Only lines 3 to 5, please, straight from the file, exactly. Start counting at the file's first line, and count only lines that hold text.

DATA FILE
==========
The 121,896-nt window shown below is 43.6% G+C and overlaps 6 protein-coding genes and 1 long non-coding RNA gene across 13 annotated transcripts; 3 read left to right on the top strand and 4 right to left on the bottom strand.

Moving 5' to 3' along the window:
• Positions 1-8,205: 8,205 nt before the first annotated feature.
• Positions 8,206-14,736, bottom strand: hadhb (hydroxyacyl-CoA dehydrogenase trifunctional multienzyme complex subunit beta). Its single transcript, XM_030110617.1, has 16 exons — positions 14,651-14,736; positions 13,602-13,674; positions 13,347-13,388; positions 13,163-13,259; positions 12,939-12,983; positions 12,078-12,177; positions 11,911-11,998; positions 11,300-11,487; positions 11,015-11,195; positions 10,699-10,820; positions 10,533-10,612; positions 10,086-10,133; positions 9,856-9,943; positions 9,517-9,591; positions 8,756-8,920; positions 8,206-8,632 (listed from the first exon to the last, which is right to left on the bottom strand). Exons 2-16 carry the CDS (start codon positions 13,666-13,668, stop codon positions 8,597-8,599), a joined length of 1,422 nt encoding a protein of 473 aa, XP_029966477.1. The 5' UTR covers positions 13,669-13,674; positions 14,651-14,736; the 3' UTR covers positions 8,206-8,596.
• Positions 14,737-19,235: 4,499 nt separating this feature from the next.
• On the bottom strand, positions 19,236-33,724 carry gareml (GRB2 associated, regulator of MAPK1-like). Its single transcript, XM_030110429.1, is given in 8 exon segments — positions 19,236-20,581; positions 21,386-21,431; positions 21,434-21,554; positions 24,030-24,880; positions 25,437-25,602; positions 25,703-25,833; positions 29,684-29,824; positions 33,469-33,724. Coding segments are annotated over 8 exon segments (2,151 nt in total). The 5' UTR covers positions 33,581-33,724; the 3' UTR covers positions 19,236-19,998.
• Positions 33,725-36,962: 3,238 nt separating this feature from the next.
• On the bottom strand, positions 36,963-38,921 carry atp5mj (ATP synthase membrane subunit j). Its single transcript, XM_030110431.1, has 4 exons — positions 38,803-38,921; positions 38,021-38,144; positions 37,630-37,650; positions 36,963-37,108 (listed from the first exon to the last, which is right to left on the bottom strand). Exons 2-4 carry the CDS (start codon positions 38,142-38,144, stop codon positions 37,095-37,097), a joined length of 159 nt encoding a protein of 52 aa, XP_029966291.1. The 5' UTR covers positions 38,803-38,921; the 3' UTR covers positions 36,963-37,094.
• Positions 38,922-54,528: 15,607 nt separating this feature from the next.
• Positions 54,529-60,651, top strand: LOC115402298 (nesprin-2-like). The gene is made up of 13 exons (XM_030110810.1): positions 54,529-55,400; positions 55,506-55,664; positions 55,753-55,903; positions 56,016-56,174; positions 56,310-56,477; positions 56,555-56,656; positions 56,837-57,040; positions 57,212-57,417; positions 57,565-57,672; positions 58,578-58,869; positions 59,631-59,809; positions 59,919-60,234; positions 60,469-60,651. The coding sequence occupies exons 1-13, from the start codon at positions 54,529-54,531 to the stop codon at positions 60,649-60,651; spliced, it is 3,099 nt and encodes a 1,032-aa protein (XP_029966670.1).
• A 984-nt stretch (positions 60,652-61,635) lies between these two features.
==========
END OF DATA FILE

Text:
• Positions 1-8,205: 8,205 nt before the first annotated feature.
• Positions 8,206-14,736, bottom strand: hadhb (hydroxyacyl-CoA dehydrogenase trifunctional multienzyme complex subunit beta). Its single transcript, XM_030110617.1, has 16 exons — positions 14,651-14,736; positions 13,602-13,674; positions 13,347-13,388; positions 13,163-13,259; positions 12,939-12,983; positions 12,078-12,177; positions 11,911-11,998; positions 11,300-11,487; positions 11,015-11,195; positions 10,699-10,820; positions 10,533-10,612; positions 10,086-10,133; positions 9,856-9,943; positions 9,517-9,591; positions 8,756-8,920; positions 8,206-8,632 (listed from the first exon to the last, which is right to left on the bottom strand). Exons 2-16 carry the CDS (start codon positions 13,666-13,668, stop codon positions 8,597-8,599), a joined length of 1,422 nt encoding a protein of 473 aa, XP_029966477.1. The 5' UTR covers positions 13,669-13,674; positions 14,651-14,736; the 3' UTR covers positions 8,206-8,596.
• Positions 14,737-19,235: 4,499 nt separating this feature from the next.